On September 25th 2015, countries adopted a set of goals to end poverty, protect the planet and ensure prosperity for all as part of a new sustainable development agenda. Each goal has specific targets to be achieved over the next 15 years. For the goals to be reached, everyone needs to do their part: governments, the private sector, civil society and people like you. Do you want to get involved? You can start by telling everyone about them.
Achieving universal, safely managed water and sanitation services by 2030, as envisioned by the United Nations (UN) Sustainable Development Goal (SDG) 6, is projected to require capital expenditures of USD 114 billion per year (1). Investment on that scale, along with accompanying policy reforms, can be motivated by a growing appreciation of the value of water. Yet our ability to value water, and incorporate these values into water governance, is inadequate. Newly recognized cascading negative impacts of water scarcity, pollution, and flooding underscore the need to change the way we value water (2). With the UN/World Bank High Level Panel on Water having launched the Valuing Water Initiative in 2017 to chart principles and pathways for valuing water, we see a global opportunity to rethink the value of water.
It is somehow admirable to hear terms like "ecological balance" and "sustainable living" spew forth from the mouths of Oxford scholars and political candidates; having a gentle heart that weeps for the indiscretions against the world in which houses us is certainly good for business. But truly, how far are we prepared to go in order to save Planet Earth from the inevitable collapse it has been prophesied to have (by scientists, not priests) in the few coming years? Are we prepared to suffer a few losses in business in the name of forest preservation? Would we interest ourselves in making "unnecessary investments" in consumer goods to make them more eco-friendly? Are we still ready to decide upon which political candidate to vote for based significantly on their environmental beliefs?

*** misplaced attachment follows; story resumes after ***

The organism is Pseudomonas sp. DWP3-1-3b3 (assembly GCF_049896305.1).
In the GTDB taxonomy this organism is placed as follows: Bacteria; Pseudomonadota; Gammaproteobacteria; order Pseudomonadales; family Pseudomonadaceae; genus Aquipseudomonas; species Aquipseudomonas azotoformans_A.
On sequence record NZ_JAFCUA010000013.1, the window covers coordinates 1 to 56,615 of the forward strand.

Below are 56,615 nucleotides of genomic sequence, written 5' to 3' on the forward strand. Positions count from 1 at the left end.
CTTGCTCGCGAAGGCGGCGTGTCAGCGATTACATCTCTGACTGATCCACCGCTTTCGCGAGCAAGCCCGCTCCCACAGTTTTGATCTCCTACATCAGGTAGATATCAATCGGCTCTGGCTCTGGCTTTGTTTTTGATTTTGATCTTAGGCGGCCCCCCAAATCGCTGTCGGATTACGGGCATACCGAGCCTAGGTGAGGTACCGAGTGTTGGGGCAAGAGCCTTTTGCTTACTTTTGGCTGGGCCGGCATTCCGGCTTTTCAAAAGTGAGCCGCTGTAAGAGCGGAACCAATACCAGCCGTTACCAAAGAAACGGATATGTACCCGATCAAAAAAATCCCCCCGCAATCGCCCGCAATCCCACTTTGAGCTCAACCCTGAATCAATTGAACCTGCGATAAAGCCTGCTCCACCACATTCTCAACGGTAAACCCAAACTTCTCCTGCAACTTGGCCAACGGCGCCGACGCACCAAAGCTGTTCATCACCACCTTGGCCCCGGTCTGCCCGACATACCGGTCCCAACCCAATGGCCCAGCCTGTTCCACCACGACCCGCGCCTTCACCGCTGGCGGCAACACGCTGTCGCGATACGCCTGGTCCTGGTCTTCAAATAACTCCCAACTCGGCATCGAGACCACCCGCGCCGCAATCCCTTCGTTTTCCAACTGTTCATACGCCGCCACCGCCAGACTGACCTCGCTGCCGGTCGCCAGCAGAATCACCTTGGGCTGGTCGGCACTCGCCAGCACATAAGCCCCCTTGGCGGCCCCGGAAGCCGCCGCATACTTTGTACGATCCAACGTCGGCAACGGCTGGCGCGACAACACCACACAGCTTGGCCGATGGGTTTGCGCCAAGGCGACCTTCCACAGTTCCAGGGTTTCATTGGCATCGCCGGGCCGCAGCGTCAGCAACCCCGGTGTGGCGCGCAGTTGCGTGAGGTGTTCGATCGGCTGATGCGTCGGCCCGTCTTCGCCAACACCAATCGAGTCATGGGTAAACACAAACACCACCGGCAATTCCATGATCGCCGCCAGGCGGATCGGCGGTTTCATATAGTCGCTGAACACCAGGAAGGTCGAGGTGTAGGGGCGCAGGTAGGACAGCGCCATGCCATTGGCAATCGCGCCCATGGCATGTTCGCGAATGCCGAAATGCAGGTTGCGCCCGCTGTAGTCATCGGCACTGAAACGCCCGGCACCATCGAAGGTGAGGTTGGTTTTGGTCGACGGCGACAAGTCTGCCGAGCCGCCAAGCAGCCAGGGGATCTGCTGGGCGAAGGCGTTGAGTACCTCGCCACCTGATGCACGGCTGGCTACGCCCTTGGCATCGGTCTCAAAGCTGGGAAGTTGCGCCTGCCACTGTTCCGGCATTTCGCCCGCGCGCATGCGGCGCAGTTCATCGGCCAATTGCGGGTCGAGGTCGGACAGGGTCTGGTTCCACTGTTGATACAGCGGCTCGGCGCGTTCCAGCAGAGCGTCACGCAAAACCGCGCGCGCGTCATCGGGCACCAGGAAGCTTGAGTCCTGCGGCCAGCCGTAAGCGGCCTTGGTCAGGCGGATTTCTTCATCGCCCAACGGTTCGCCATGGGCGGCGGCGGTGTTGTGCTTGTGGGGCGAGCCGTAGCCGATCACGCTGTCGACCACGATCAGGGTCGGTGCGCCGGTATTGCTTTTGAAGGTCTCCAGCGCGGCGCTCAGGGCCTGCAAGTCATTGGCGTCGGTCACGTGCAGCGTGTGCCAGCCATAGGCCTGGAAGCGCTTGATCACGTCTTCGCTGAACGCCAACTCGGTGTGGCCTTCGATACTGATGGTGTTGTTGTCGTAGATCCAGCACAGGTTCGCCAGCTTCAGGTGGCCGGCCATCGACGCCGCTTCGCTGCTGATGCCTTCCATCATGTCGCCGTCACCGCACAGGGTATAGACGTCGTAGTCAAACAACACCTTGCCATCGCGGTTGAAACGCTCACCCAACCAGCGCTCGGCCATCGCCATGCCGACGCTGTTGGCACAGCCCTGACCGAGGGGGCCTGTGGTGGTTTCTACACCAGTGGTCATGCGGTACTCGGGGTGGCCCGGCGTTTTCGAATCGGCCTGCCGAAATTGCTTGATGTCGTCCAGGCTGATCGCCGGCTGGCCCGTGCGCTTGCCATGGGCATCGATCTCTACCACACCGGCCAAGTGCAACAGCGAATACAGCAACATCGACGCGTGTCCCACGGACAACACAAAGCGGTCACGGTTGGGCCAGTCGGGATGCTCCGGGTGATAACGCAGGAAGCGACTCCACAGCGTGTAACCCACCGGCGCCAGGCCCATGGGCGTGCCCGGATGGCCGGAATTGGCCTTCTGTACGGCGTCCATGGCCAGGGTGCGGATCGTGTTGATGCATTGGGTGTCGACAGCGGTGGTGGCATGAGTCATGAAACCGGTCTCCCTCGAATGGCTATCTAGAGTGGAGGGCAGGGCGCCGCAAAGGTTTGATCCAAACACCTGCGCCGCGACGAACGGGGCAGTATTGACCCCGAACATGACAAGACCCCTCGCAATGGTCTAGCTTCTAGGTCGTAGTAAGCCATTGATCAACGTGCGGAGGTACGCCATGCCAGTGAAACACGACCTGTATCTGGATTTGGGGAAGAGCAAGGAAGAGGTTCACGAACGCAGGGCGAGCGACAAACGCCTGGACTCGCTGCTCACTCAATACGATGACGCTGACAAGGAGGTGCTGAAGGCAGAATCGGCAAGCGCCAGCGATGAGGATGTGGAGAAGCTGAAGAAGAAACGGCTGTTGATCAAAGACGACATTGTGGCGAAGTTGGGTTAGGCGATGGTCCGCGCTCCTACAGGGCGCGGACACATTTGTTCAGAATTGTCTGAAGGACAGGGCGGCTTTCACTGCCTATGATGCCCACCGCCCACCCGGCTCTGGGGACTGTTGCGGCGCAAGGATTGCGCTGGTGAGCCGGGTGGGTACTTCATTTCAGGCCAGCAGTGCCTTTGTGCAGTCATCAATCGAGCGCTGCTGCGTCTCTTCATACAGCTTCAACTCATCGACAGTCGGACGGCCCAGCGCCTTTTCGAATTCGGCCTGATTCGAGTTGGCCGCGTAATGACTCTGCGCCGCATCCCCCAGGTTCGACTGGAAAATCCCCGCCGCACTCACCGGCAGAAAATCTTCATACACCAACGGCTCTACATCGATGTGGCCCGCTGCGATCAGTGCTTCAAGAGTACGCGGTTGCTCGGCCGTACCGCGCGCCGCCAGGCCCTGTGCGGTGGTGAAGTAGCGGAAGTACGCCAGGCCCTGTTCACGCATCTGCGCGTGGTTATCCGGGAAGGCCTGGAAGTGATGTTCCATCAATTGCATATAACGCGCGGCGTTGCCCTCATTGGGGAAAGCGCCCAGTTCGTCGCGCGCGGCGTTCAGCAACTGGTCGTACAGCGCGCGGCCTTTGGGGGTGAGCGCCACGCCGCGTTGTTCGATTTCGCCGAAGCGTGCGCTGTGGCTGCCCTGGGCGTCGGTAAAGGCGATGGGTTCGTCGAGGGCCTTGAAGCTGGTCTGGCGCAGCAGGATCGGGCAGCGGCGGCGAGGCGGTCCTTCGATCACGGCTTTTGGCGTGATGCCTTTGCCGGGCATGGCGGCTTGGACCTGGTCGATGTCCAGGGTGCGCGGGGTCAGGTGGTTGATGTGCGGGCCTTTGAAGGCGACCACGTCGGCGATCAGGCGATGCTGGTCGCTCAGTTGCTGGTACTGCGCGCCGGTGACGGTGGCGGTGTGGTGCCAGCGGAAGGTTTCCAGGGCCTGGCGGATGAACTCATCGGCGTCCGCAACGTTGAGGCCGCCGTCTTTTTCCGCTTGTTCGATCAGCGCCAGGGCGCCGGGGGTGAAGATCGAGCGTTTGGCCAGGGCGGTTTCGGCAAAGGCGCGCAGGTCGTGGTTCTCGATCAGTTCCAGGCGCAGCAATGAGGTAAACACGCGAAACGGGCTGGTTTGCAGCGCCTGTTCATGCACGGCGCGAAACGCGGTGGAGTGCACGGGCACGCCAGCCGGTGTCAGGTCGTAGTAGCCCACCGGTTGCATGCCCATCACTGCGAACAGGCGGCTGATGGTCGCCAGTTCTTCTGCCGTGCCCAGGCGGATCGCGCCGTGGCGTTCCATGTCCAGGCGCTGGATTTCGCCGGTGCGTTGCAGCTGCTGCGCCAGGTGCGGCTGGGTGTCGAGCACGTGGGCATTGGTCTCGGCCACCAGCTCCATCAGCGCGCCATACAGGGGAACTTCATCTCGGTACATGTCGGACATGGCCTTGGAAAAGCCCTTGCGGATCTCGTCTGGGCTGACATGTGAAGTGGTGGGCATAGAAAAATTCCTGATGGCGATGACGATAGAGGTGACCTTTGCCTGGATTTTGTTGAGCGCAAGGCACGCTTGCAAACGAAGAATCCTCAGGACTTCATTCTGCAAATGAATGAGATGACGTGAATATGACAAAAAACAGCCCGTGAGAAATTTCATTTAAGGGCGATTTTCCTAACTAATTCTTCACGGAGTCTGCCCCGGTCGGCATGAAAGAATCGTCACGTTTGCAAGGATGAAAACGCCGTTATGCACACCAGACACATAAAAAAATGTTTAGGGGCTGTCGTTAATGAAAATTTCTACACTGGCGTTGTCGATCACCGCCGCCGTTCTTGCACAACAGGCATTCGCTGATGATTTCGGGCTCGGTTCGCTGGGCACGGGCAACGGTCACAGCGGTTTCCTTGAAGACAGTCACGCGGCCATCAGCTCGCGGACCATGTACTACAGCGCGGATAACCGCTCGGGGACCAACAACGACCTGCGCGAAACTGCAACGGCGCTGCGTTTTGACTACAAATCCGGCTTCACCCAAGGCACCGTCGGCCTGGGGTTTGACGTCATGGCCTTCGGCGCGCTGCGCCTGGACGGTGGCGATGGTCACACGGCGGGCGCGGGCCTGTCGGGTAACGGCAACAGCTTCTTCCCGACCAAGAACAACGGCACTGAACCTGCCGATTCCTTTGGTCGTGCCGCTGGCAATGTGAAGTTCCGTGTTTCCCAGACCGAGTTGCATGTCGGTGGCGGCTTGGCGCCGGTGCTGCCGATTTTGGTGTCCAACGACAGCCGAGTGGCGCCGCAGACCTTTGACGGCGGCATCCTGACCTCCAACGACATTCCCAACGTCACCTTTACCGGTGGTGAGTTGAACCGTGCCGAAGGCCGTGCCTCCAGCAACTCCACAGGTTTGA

The grand finale of the world's largest sustainability innovation program took place this week in Singapore. The 2018 UNLEASH Lab brought together 1,000 youth from over 110 countries together for an eight day program designed to help achieve the United Nations Sustainable Development Goals (SDGs). The UNLEASH program is an exciting look at changing the approach to innovation and increasing international cooperation . By guiding participants through the process of ideation and concept development the organizers want to accelerate new ideas for solving the world's biggest problems. The international dynamic is designed to bring together expertise from all over the world and encourage participants to bring successful ideas that can be applied in new contexts.